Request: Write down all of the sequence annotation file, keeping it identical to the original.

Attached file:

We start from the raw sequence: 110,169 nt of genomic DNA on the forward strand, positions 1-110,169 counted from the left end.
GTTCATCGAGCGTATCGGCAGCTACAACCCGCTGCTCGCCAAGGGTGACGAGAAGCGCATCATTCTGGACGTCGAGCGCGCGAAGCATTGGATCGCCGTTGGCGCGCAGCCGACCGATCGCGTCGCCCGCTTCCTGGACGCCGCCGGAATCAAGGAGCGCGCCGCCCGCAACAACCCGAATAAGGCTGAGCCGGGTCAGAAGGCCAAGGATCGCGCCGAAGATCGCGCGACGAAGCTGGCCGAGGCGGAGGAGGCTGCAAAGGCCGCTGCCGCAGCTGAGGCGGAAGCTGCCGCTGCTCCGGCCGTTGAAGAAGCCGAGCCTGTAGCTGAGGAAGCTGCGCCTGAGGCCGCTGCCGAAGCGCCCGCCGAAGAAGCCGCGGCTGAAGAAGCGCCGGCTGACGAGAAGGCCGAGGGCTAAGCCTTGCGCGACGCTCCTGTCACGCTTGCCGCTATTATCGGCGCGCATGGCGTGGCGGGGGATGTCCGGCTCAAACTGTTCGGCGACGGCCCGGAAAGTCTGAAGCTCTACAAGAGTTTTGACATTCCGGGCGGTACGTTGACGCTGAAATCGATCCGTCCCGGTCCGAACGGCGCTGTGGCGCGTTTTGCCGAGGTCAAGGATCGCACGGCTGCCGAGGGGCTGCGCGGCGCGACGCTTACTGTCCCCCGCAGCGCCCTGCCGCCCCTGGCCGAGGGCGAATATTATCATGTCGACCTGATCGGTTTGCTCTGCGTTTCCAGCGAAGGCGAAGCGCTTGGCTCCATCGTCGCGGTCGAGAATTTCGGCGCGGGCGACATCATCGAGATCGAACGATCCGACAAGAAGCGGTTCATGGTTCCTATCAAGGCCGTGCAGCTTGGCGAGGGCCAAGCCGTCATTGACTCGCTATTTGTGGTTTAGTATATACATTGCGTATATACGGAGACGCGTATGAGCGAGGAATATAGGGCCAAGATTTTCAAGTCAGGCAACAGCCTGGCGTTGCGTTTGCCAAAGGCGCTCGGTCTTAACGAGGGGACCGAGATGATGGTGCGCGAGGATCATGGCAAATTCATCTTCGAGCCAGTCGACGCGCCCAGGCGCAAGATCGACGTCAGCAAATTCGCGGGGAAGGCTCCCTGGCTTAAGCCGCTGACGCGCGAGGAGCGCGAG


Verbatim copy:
We start from the raw sequence: 110,169 nt of genomic DNA on the forward strand, positions 1-110,169 counted from the left end.
GTTCATCGAGCGTATCGGCAGCTACAACCCGCTGCTCGCCAAGGGTGACGAGAAGCGCATCATTCTGGACGTCGAGCGCGCGAAGCATTGGATCGCCGTTGGCGCGCAGCCGACCGATCGCGTCGCCCGCTTCCTGGACGCCGCCGGAATCAAGGAGCGCGCCGCCCGCAACAACCCGAATAAGGCTGAGCCGGGTCAGAAGGCCAAGGATCGCGCCGAAGATCGCGCGACGAAGCTGGCCGAGGCGGAGGAGGCTGCAAAGGCCGCTGCCGCAGCTGAGGCGGAAGCTGCCGCTGCTCCGGCCGTTGAAGAAGCCGAGCCTGTAGCTGAGGAAGCTGCGCCTGAGGCCGCTGCCGAAGCGCCCGCCGAAGAAGCCGCGGCTGAAGAAGCGCCGGCTGACGAGAAGGCCGAGGGCTAAGCCTTGCGCGACGCTCCTGTCACGCTTGCCGCTATTATCGGCGCGCATGGCGTGGCGGGGGATGTCCGGCTCAAACTGTTCGGCGACGGCCCGGAAAGTCTGAAGCTCTACAAGAGTTTTGACATTCCGGGCGGTACGTTGACGCTGAAATCGATCCGTCCCGGTCCGAACGGCGCTGTGGCGCGTTTTGCCGAGGTCAAGGATCGCACGGCTGCCGAGGGGCTGCGCGGCGCGACGCTTACTGTCCCCCGCAGCGCCCTGCCGCCCCTGGCCGAGGGCGAATATTATCATGTCGACCTGATCGGTTTGCTCTGCGTTTCCAGCGAAGGCGAAGCGCTTGGCTCCATCGTCGCGGTCGAGAATTTCGGCGCGGGCGACATCATCGAGATCGAACGATCCGACAAGAAGCGGTTCATGGTTCCTATCAAGGCCGTGCAGCTTGGCGAGGGCCAAGCCGTCATTGACTCGCTATTTGTGGTTTAGTATATACATTGCGTATATACGGAGACGCGTATGAGCGAGGAATATAGGGCCAAGATTTTCAAGTCAGGCAACAGCCTGGCGTTGCGTTTGCCAAAGGCGCTCGGTCTTAACGAGGGGACCGAGATGATGGTGCGCGAGGATCATGGCAAATTCATCTTCGAGCCAGTCGACGCGCCCAGGCGCAAGATCGACGTCAGCAAATTCGCGGGGAAGGCTCCCTGGCTTAAGCCGCTGACGCGCGAGGAGCGCGAG